Film review

Che - Part One

Che - Part One

DIRECTED BY Steven Soderbergh
STARRING Benicio Del Toro, Demian Bichir, Rodrigo Santoro, Ramon Fernandez

***

No one said revolution comes easy, and Steven Soderbergh’s account of the Communist uprising in Cuba in 1956 is not for the faint-hearted. Save for a brief episode in New York, when Guevara addresses the United Nations, the film is entirely in Spanish, and essentially on a combat footing. Soderbergh gives us a map of Cuba early on and you would be well advised to pay attention, because from then on we’re on the ground with the Companeros, in the thick of it, fighting our way foot by foot.

Che – and incidentally, Benicio Del Toro is superb – is in every scene, a naturally authoritative figure, a perfect field commander with an uncanny grasp of the lie of the land. Yet we learn precious little else about the man, or even what he’s fighting for. Soderbergh is obsessed with the “how”, not the “why”, and by the end – after long, pitched street battle for the town of Santa Clara – you’ll feel like you’ve earned your stripes.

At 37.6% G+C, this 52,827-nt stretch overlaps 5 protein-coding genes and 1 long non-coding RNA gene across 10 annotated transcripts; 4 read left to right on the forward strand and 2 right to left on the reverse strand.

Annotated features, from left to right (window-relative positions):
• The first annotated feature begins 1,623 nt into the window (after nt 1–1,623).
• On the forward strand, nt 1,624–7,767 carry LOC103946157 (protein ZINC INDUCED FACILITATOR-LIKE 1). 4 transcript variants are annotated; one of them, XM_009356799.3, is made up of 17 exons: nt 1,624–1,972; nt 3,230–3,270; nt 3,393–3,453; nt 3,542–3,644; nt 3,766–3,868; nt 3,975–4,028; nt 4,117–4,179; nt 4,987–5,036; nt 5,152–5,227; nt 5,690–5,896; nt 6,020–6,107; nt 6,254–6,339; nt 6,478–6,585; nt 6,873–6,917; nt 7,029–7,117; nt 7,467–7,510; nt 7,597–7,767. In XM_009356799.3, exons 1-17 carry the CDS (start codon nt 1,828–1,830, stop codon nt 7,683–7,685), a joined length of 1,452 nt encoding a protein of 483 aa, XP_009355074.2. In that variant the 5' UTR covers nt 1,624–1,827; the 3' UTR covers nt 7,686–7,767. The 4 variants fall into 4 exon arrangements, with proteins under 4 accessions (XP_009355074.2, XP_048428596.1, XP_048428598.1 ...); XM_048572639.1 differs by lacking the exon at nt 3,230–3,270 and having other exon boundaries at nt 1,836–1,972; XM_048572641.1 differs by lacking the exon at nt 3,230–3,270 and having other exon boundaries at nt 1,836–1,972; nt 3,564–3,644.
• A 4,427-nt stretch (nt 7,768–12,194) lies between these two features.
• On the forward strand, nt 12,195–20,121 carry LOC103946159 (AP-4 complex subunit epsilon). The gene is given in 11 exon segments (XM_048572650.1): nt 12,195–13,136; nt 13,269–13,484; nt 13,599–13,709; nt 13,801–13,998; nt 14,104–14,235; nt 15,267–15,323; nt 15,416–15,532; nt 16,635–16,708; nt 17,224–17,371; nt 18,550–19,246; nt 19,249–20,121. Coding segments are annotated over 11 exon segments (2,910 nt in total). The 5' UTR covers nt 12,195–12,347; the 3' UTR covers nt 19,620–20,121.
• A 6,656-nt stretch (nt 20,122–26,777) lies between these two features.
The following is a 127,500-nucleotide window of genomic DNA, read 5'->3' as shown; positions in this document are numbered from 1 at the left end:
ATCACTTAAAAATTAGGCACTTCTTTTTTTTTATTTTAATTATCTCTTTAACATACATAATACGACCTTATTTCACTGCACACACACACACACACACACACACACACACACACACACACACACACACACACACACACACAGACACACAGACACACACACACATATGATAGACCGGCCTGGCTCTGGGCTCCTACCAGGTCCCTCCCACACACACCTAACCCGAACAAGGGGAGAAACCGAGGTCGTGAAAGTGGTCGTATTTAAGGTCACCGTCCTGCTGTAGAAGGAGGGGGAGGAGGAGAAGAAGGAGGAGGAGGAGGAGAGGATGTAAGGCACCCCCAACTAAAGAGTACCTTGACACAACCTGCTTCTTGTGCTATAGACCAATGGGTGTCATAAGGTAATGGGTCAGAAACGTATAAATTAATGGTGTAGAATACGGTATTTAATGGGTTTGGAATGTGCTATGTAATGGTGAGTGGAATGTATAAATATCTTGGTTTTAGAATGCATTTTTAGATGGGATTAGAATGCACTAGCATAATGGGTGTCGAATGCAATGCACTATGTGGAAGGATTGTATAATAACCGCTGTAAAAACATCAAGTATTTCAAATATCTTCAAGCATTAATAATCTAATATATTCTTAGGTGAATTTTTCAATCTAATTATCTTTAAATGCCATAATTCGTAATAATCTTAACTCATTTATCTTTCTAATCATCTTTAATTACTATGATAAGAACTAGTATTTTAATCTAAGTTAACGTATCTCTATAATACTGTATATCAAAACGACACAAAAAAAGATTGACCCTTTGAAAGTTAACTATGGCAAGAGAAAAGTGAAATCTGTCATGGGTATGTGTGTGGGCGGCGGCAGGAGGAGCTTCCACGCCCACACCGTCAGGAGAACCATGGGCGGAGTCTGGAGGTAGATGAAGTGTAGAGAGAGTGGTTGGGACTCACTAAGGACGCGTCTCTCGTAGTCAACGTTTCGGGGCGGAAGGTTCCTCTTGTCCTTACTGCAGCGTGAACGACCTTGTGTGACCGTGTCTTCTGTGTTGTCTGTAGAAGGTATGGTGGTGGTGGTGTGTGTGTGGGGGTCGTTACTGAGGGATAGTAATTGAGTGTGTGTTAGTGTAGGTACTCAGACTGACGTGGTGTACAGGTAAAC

Land And Freedom might be a useful starting point, except that Soderbergh makes Loach look like a Hollywood liberal. Part Two – scheduled for February – takes us to Bolivia and replays these same tactics to grim in-effect. There’s no real excuse for splitting them, except you might need a month’s R&R to recover.

TOM CHARITY

Rating: 3 / 10

(Opens Jan 2/ Cert 15/ 126 mins)


Newsletter


Editor's Letter

Reviewed: Respect Yourself: Stax Records And The Soul Explosion by Robert Gordon


As Robert Gordon reminds us in Respect Yourself: Stax Records And The Soul Explosion, his terrific account of the rise and fall of the great Memphis soul imprint, the Stax story is more than a record-label history. “It is an American story,” Gordon writes,”...